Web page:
Kavanaugh hearings: why so many women saw themselves in Christine Blasey Ford’s story of sexual assault

As Christine Blasey Ford delivered her wrenching testimony in front of the Senate Judiciary Committee on Thursday morning, a 76-year-old woman identified as Brenda from Valley Park, Missouri, called in to C-SPAN during one of the breaks to share her own story of being molested.

As C-SPAN anchor Steve Scully listened, Brenda recounted the painful memory of being assaulted by a seventh-grade boy when she was in second grade, and getting upset when she saw him in school. She talked about struggling with a weight problem for years because she was “so afraid” someone would hurt her again. She got married and had a family, but after hearing Ford’s own story of sexual assault, the great-grandmother said she was sent back to that day of her attack.

“This brings back so much pain,” Brenda said. “You will never forget it. You get confused, and you don’t understand it, but you never forget what happened to you.”

Through tears, she continued: “I thought I was over this. I have not brought this up for years until I heard this testimony.”

As Ford detailed the haunting, 36-year-old memories of being a high school girl trying to escape a room in which she was allegedly sexually assaulted by a boy whom she identified as Supreme Court nominee Brett Kavanaugh, women saw something familiar in her story and began telling their own.

The hearing was emotional for women watching. People wept inside the small hearing room as she gave her opening statement. And outside the room, groups of women gathered together to stream the hearing on their phones, crying as they watched, according to the Atlantic’s Elaina Plott.

Even Fox News’s Chris Wallace was stirred by Ford’s testimony, sharing a personal story about how two of his daughters came forward amid the debate over the Kavanaugh allegations to tell him about things that happened to them during their high school years.

“I had never heard before about things that happened to them in high school — and hadn’t told their parents,” Wallace said on the air Thursday morning. “I don’t know if they told their friends. Certainly they never reported it to the police.”

Ford’s testimony in front of the Senate Judiciary Committee was a remarkable moment in history. But her story was not unique — it is one that millions of women have experienced at some point in their lives.

Christine Blasey Ford testifies before the US Senate Judiciary Committee at the Dirksen Senate Office Building on Thursday.
Andrew Harnik-Pool/Getty Images

Women around the country recognized themselves in Ford’s story — both her recollections about the assault and the years of silence that followed. And they made that known as Ford’s testimony gripped the nation.

Ford spoke to an experience all too many women have had

Ford’s own testimony highlighted the lingering effects of the trauma inflicted by sexual assault.

“I convinced myself that because Brett did not rape me, I should just move on and just pretend that it didn’t happen,” Ford told senators. “Over the years, I told very, very few friends that I had this traumatic experience.”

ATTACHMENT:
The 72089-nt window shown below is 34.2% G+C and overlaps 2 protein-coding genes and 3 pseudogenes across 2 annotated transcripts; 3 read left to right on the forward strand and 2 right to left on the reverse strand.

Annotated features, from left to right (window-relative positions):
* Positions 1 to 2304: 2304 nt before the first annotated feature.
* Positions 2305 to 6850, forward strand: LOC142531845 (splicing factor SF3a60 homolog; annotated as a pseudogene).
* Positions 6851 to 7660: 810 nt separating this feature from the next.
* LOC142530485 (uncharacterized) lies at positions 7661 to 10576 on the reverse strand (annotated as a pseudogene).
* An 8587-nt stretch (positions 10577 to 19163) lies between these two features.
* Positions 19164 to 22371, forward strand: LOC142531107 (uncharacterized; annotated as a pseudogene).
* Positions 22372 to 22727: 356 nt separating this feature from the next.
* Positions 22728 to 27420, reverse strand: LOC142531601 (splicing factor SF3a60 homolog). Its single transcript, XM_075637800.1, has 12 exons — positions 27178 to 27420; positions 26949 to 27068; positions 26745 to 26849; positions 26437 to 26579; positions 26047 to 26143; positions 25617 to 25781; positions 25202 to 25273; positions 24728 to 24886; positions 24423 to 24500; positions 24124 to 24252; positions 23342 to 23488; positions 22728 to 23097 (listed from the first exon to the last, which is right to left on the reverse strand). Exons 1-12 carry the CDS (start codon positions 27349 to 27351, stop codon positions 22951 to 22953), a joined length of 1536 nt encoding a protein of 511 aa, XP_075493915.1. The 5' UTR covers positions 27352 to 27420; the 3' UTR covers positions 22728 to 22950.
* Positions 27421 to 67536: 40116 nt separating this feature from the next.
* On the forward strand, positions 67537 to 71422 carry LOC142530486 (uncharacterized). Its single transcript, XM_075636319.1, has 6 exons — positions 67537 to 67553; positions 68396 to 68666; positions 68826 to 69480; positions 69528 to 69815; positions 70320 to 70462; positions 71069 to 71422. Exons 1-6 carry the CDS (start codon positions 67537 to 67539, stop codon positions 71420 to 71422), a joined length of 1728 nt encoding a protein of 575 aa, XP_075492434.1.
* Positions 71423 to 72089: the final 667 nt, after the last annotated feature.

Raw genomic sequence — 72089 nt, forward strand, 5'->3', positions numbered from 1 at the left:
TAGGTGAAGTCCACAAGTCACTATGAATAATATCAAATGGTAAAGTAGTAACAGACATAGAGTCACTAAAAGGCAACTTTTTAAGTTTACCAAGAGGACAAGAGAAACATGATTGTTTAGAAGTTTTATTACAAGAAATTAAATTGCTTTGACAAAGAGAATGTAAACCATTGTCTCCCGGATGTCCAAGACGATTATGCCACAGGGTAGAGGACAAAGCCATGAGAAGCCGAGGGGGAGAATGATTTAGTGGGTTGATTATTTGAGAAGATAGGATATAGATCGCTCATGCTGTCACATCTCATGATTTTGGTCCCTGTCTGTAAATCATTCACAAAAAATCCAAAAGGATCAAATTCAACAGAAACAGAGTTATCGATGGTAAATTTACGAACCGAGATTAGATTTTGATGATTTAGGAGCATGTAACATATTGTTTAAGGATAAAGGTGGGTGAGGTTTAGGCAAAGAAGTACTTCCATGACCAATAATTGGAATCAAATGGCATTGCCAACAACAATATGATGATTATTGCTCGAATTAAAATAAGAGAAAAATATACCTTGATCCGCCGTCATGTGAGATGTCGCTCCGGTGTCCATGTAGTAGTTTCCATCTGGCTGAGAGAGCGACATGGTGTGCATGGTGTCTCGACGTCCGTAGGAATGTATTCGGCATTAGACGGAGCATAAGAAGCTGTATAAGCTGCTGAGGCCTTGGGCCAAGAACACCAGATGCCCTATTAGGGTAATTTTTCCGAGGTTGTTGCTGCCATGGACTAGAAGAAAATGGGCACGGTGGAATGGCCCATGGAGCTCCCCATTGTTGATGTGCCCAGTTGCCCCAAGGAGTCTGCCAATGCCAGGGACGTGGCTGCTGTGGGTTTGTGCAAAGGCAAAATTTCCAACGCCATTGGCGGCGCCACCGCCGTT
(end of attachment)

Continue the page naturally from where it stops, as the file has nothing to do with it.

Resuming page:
Immediately, women began tweeting about how Ford’s story felt so familiar and had brought back their own memories of trauma.

NPR Justice Department correspondent Carrie Johnson called Ford’s testimony of hearing the laughter of the boys after the attempted assault “a deep gut punch because it is so sadly familiar.”

As Senate Judiciary ranking member Sen. Dianne Feinstein (D-CA) noted in her opening statement, sexual assault and harassment is still a sadly common phenomenon. Feinstein read off statistics from the Centers for Disease Control that one in three women and one in six men will experience sexual violence in some form during their lifetime. Furthermore, she added, 60 percent of sexual assaults go unreported, according to data from the Rape Abuse and Incest National Network.

Feinstein noted that she had recently received a letter from a 60-year-old California constituent who recounted being assaulted when she was 17 years old.

“She described being terrified and embarrassed. She never told a soul until much later in life,” Feinstein said. “The assault stayed with her for 43 years. I think it’s important to remember these realities as we hear from Dr. Ford about her experience.”

Women across the country were listening to Ford on Thursday, and they related to her story. During his questioning time, Sen. Richard Blumenthal (D-CT) told Ford he hoped her account would get through to America’s men as well, calling it “a profound public service.”

“You have given America an amazing teaching moment,” Blumenthal said. “You have inspired and you have enlightened America, you have inspired and given courage to women to come forward as they have done to every one of our offices, and many other public places. You have inspired and you have enlightened men in America to listen respectfully to women survivors and men who have survived sexual attack. And that is a profound public service, regardless of what happens with this nomination.”

Christine Blasey Ford is embraced by attorney Debra Katz at the end of her testimony on September 27, 2018.
Christine Blasey Ford is embraced by her attorney Debra Katz at the end of her Thursday testimony.
Jim Bourg-Pool/Getty Images

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